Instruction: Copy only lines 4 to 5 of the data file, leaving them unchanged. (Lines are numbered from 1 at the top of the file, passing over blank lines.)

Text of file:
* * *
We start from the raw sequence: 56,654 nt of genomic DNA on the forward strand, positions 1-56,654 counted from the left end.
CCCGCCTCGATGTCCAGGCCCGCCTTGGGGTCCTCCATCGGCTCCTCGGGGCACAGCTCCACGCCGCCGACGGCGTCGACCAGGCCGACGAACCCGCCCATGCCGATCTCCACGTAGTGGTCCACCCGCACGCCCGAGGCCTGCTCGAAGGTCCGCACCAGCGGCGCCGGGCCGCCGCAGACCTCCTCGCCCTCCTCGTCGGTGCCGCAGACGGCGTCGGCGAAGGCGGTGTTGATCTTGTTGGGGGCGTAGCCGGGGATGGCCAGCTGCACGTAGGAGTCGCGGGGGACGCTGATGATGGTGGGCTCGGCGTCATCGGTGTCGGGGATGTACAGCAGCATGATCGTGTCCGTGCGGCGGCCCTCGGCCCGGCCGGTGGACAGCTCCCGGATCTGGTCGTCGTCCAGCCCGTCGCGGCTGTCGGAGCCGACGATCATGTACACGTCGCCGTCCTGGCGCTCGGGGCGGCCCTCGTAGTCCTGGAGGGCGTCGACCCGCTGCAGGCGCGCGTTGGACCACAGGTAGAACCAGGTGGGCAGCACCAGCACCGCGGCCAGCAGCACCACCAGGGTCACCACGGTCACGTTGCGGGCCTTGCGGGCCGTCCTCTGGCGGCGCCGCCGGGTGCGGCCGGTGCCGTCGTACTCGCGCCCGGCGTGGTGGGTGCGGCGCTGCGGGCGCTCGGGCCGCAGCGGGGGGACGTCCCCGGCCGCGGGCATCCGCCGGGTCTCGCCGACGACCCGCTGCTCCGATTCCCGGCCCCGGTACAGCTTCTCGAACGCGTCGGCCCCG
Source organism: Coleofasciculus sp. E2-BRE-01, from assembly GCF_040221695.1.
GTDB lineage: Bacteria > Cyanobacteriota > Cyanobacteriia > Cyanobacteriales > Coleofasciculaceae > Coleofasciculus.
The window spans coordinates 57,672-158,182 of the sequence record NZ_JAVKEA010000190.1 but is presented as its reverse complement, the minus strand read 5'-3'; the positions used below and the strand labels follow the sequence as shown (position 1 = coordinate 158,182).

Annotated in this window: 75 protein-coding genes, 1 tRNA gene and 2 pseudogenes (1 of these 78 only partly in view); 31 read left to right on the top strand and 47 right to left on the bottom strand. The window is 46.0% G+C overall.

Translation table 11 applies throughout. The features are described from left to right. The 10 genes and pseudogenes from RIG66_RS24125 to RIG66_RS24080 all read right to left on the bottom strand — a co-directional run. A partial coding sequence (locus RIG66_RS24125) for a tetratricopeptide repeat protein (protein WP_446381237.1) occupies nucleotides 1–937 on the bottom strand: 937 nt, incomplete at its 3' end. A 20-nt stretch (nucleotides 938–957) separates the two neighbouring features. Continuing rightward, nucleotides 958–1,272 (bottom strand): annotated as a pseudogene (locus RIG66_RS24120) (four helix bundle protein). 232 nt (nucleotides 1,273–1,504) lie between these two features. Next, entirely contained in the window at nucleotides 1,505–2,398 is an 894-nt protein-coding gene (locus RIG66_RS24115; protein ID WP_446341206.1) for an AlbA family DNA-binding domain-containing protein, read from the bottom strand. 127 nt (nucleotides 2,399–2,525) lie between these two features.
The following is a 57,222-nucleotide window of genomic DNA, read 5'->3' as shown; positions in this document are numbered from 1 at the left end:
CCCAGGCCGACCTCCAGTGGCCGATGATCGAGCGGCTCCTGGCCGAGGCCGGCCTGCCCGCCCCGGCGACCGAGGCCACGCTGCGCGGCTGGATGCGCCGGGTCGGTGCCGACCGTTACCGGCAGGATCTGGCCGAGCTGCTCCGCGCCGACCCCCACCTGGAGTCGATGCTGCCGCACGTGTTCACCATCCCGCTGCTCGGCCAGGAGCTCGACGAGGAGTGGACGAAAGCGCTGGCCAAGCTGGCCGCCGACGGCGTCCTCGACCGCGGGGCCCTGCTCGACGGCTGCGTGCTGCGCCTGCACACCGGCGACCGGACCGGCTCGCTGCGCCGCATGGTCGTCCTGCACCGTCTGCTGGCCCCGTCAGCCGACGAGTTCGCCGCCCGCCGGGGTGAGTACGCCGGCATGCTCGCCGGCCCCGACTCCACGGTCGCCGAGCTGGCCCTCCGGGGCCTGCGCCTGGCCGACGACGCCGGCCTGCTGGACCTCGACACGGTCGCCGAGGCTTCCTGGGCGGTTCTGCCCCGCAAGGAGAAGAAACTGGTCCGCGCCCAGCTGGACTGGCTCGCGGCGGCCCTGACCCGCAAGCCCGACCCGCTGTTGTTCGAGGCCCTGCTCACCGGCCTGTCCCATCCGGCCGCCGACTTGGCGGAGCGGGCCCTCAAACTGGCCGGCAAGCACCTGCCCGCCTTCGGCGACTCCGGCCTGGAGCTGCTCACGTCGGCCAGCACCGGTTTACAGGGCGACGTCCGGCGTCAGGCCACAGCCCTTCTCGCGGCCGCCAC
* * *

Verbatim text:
GTDB lineage: Bacteria > Cyanobacteriota > Cyanobacteriia > Cyanobacteriales > Coleofasciculaceae > Coleofasciculus.
The window spans coordinates 57,672-158,182 of the sequence record NZ_JAVKEA010000190.1 but is presented as its reverse complement, the minus strand read 5'-3'; the positions used below and the strand labels follow the sequence as shown (position 1 = coordinate 158,182).